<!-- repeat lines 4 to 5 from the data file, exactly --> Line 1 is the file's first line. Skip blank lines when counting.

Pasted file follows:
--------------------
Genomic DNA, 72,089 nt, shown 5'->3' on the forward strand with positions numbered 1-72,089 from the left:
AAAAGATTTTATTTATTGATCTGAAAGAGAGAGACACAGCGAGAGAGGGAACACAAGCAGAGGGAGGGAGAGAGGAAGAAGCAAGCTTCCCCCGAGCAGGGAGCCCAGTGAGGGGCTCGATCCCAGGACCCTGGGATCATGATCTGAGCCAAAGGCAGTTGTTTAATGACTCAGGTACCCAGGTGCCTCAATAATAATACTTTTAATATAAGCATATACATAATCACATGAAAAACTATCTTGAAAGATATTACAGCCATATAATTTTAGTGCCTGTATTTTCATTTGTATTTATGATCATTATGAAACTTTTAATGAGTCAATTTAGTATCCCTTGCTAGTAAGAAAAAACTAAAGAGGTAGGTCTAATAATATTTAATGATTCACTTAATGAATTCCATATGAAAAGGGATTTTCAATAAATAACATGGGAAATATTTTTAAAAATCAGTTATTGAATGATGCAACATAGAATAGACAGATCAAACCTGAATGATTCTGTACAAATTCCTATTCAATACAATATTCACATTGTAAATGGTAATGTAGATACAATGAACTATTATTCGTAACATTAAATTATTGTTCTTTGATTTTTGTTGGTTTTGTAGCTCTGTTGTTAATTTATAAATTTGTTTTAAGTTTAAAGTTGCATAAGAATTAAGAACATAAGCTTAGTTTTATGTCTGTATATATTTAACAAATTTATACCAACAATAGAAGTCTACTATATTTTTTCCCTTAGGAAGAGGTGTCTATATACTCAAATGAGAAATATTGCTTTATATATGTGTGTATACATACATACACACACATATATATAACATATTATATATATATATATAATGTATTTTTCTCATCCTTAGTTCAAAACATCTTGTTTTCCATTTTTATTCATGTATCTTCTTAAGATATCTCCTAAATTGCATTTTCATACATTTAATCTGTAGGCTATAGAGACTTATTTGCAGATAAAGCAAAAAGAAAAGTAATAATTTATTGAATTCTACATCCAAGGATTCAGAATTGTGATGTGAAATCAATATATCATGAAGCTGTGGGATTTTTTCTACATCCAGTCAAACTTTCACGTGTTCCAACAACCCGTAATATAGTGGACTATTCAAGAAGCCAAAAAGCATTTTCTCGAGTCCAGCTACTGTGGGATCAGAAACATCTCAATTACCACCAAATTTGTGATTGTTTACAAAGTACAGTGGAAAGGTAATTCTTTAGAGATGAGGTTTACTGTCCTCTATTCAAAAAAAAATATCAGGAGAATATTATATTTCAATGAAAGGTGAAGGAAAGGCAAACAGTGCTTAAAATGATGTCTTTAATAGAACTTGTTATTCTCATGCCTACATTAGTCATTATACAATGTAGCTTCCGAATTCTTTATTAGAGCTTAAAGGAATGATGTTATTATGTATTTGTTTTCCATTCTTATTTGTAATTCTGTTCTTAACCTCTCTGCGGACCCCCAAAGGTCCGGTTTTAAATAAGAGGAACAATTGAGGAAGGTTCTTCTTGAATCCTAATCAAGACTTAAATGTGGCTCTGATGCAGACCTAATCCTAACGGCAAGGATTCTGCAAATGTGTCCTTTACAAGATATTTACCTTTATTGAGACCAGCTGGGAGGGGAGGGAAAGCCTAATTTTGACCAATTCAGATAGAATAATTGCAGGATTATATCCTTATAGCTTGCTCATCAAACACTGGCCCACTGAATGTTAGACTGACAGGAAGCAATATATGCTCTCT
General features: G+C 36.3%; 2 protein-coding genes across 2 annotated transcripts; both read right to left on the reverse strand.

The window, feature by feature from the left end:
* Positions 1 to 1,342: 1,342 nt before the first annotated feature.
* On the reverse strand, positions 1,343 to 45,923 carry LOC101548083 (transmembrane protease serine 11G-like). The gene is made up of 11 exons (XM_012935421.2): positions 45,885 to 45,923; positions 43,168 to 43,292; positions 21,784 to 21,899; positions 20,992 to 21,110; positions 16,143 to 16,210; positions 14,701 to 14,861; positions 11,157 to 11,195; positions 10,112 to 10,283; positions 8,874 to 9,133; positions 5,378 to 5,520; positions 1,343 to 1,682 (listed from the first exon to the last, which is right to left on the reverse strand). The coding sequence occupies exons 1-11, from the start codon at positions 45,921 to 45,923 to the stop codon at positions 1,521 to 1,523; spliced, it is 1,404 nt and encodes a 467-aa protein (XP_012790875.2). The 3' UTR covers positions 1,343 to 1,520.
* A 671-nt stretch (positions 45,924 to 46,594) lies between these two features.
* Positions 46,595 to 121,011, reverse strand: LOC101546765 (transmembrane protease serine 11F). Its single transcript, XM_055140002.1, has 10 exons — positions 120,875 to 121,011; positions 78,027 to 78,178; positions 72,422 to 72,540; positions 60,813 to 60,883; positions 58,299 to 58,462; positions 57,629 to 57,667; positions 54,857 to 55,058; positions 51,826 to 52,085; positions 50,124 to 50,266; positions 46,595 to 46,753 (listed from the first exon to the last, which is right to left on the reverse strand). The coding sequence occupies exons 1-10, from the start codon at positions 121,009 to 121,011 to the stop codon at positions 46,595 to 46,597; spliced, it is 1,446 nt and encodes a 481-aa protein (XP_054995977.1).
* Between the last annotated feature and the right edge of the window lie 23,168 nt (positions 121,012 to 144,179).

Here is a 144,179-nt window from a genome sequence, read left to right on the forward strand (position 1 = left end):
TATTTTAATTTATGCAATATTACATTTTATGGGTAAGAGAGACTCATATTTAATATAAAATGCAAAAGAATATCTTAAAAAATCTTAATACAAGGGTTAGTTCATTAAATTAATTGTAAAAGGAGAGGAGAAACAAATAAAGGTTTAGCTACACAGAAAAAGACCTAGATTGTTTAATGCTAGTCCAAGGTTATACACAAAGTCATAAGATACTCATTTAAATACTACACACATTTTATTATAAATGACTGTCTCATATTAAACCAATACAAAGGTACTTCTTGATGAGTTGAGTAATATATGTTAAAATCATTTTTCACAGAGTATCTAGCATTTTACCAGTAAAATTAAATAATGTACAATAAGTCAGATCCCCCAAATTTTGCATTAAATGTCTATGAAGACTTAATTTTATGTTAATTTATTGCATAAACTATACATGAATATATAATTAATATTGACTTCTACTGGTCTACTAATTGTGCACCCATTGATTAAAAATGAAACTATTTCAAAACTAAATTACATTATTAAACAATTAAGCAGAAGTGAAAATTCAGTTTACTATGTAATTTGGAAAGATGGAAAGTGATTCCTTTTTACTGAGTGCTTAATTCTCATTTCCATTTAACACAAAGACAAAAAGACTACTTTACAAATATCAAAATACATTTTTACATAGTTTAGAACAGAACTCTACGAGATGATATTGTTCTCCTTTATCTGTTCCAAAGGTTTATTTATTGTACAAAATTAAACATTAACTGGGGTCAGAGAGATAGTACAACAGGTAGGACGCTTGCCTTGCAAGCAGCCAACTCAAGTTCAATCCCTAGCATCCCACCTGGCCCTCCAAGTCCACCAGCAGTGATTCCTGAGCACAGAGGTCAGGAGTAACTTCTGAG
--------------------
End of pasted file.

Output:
The window, feature by feature from the left end:
* Positions 1 to 1,342: 1,342 nt before the first annotated feature.